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LEGAL DICTIONARY

Codicil

What Is a Codicil?

A codicil is an amendment or addendum to a last will and testament. This legal document does not replace the previously executed will; it only alters specific provisions of it.

The purpose of a codicil is to keep the corresponding last will and testament current with the testator’s wishes. This document is best used when the changes, additions, or deletions are minor and uncomplicated. Otherwise, it may be a better option to draft a new will and testament.

Similar to a will, a codicil can be challenged using similar grounds as a challenge to a will. In the result of a successful challenge, the codicil will be deleted and the original version of the will will be used.

What Is an Example of a Codicil?

After you create your last will and testament, many situations may arise that require you to make minor changes to the document. By using a codicil, you do not need to draft an entirely new document. Here are a few typical codicil examples:

  • Name change of a listed beneficiary due to marriage or divorce
  • Addition of a beneficiary, including a child or a new spouse
  • Deletion of a beneficiary
  • Changing the executor or naming an additional executor
  • Naming someone to care for pets upon your death
  • New or additional end-of-life instructions, including funeral or burial arrangements
  • Distribution of property not mentioned in the will

Unlike a trust, which takes effect as soon as you sign the documents and fund it, a will does not go into effect until after your death. Therefore, someone who is mentally competent can modify their last will with a codicil at any time.

How Much Does a Codicil Cost?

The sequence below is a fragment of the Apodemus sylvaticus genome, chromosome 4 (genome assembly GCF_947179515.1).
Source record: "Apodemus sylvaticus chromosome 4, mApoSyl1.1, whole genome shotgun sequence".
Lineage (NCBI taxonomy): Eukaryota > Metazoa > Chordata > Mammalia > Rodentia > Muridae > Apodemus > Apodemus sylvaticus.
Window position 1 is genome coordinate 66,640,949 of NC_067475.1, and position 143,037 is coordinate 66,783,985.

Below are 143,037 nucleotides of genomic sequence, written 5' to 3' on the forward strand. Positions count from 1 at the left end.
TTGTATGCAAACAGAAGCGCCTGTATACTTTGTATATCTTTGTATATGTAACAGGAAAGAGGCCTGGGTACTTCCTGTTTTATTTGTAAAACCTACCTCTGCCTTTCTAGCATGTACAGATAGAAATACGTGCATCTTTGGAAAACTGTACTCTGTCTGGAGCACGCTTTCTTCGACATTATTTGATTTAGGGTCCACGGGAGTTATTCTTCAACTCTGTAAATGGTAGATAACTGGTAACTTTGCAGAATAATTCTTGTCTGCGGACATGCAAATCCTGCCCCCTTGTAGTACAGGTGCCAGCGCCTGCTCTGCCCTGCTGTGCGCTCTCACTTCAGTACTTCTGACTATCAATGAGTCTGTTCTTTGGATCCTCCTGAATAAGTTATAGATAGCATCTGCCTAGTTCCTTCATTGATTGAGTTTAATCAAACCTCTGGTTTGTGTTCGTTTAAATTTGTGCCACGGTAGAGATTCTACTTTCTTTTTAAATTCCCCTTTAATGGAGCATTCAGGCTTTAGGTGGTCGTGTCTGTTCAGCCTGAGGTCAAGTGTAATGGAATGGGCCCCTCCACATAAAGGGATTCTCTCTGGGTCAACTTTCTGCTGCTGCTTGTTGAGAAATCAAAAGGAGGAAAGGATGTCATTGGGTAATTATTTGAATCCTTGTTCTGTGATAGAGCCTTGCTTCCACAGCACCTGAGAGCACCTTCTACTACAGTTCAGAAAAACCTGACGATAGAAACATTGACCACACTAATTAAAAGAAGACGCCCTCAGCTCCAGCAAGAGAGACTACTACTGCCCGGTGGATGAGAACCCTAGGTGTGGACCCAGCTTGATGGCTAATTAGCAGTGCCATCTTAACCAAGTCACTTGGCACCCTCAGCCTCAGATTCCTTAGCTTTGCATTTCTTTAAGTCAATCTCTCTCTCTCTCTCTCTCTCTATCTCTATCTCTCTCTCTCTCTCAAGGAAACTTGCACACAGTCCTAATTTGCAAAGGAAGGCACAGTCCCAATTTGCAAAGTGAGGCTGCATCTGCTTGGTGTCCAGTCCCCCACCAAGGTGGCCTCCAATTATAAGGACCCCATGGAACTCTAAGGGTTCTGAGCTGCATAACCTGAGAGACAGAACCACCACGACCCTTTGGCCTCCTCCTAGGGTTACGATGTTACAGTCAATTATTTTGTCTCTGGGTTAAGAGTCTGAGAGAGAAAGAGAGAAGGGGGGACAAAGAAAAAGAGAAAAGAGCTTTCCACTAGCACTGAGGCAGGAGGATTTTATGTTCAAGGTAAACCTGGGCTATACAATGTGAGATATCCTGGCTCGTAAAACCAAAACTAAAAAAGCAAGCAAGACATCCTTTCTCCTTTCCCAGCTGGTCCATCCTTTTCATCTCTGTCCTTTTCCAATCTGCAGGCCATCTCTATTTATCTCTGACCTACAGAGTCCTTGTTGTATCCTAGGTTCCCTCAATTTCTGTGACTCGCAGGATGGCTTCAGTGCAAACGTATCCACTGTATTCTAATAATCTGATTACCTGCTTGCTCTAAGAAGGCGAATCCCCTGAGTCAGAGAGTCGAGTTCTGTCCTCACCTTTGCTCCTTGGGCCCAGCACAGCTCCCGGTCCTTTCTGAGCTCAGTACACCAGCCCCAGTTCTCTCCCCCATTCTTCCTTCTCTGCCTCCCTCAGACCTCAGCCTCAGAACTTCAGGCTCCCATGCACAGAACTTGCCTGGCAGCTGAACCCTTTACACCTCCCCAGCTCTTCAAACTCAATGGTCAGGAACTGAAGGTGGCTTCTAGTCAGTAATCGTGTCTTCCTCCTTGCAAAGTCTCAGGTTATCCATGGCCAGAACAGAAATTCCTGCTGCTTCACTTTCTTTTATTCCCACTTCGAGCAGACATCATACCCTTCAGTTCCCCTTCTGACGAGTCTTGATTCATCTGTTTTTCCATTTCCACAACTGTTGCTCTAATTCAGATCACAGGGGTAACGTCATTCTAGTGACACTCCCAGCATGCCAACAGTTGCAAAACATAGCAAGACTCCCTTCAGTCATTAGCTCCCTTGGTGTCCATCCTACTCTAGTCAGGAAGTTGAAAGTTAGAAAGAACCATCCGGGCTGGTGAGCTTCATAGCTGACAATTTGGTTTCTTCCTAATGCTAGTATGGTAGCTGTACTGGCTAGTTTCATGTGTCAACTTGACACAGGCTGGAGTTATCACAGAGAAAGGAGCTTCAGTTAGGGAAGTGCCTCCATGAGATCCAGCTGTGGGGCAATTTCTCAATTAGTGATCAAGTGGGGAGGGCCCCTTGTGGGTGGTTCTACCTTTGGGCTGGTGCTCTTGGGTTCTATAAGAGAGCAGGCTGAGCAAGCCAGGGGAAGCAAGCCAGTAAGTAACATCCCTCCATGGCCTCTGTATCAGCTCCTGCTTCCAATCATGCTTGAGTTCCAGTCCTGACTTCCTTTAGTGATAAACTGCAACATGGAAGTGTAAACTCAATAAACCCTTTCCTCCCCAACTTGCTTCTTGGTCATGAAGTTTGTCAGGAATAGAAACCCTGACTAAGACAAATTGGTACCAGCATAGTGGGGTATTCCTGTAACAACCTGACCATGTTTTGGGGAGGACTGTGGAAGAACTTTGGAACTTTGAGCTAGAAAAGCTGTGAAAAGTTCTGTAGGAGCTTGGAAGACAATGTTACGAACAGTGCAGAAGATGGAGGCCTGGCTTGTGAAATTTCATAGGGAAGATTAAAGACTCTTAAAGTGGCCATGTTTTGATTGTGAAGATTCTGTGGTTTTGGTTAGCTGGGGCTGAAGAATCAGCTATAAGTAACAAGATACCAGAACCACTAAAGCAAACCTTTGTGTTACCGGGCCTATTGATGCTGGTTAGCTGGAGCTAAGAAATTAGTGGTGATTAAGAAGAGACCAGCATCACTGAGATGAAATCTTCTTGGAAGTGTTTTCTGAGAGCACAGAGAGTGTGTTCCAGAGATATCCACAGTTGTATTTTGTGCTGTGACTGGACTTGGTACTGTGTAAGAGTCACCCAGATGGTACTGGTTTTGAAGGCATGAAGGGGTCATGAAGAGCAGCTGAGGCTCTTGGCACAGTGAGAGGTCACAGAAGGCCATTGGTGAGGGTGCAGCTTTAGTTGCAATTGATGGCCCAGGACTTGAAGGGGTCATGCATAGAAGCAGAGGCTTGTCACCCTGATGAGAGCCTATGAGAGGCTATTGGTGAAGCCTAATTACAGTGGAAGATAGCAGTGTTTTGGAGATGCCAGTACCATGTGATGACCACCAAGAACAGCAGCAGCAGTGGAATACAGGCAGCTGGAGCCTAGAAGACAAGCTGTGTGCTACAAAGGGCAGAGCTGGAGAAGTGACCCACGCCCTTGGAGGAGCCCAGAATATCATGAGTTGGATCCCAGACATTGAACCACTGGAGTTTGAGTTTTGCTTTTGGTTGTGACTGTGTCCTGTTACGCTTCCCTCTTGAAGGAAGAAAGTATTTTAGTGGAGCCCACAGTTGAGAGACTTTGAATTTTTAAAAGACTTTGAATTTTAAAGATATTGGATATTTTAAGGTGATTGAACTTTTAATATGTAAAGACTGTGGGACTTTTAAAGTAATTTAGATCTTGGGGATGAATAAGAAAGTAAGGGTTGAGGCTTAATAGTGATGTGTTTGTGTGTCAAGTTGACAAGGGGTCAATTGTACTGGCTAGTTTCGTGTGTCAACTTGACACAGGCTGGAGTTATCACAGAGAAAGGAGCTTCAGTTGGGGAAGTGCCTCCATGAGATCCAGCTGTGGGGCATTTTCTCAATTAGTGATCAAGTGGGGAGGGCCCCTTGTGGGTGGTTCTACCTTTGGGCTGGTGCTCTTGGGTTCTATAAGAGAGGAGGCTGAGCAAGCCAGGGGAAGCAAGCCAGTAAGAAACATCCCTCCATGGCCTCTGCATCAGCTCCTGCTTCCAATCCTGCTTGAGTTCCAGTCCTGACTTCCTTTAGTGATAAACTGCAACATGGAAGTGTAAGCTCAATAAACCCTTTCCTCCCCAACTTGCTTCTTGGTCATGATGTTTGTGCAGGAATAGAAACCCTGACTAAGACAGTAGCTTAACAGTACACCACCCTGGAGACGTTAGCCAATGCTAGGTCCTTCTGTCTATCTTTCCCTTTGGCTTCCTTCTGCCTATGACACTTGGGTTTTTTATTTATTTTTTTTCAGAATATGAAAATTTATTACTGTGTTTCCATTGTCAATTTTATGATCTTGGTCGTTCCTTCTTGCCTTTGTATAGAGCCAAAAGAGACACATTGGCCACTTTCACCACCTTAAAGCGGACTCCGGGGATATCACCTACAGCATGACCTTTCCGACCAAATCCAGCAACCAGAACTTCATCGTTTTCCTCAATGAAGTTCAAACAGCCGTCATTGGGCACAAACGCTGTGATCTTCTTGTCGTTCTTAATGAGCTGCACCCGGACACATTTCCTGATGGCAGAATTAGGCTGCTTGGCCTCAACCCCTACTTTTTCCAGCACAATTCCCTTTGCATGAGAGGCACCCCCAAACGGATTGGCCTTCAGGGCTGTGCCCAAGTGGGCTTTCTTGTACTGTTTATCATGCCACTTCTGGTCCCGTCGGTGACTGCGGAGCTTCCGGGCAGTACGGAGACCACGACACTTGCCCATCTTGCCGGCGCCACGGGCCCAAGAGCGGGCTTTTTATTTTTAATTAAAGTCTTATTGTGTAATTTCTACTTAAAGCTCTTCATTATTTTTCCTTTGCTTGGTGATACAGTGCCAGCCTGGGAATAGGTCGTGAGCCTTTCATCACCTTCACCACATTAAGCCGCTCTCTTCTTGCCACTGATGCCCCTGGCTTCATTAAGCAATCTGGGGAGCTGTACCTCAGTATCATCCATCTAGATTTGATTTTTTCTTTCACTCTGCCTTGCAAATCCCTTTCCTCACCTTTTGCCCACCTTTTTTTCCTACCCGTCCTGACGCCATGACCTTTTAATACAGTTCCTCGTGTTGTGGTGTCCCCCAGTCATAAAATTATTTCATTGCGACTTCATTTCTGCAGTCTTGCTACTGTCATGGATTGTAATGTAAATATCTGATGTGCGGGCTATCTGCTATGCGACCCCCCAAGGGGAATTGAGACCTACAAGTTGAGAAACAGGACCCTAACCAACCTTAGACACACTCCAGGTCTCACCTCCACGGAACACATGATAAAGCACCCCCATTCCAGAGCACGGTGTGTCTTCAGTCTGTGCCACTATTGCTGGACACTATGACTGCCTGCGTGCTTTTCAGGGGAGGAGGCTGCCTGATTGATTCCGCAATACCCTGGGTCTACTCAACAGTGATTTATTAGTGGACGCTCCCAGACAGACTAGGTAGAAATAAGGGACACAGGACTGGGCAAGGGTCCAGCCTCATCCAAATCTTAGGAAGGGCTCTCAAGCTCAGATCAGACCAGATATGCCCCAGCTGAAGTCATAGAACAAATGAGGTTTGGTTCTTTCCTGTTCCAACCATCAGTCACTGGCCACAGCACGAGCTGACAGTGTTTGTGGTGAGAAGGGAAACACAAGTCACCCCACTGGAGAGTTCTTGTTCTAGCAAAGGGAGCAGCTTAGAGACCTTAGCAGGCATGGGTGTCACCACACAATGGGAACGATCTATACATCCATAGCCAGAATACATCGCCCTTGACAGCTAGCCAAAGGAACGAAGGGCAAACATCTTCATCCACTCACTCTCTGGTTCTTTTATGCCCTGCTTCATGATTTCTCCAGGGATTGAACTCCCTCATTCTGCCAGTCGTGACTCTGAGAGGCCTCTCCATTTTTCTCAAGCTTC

The cost of a codicil can vary, depending on whether you make the changes on your own or hire the services of a lawyer. Other factors are the complexity of the changes you wish to make and the laws of the state where you live.

Does a Codicil Have to Be Notarized?

You do not have to get your codicil notarized. However, legal requirements vary for the document from state to state, with most states requiring two witnesses to sign a codicil.

These independent witnesses must be over the age of 18 and cannot be related or married to anyone mentioned either in the will or codicil. The witnesses also must not be executors of your will.

Some states allow codicils to be notarized at a public notary.

How Many Codicils Can a Will Have?

There is no legal limit on the number of codicils to a will. However, if multiple codicils are necessary over time, a new will and testament may be needed to avoid any confusion. In some cases, multiple codicils can lead to probate issues for your beneficiaries.

What Information Must Be Included in a Codicil?

You must put your updated wishes for your will in writing. Here are some steps to follow:

  1. Begin by writing an opening statement that gives your name and address, the date, and a declaration that you are of sound mind.
  2. Then, identify the article number of your will that you want to be changed or removed.
  3. Conclude with a statement that the codicil overrules anything stated in your original will but that all other information not covered by the codicil remains intact.
  4. Finally, add the signatures: your signature, the signature of two independent witnesses, as well as the date they signed the codicil.

These are the basic requirements to create your own codicil, other legal requirements can vary by state.

Helpful Resources: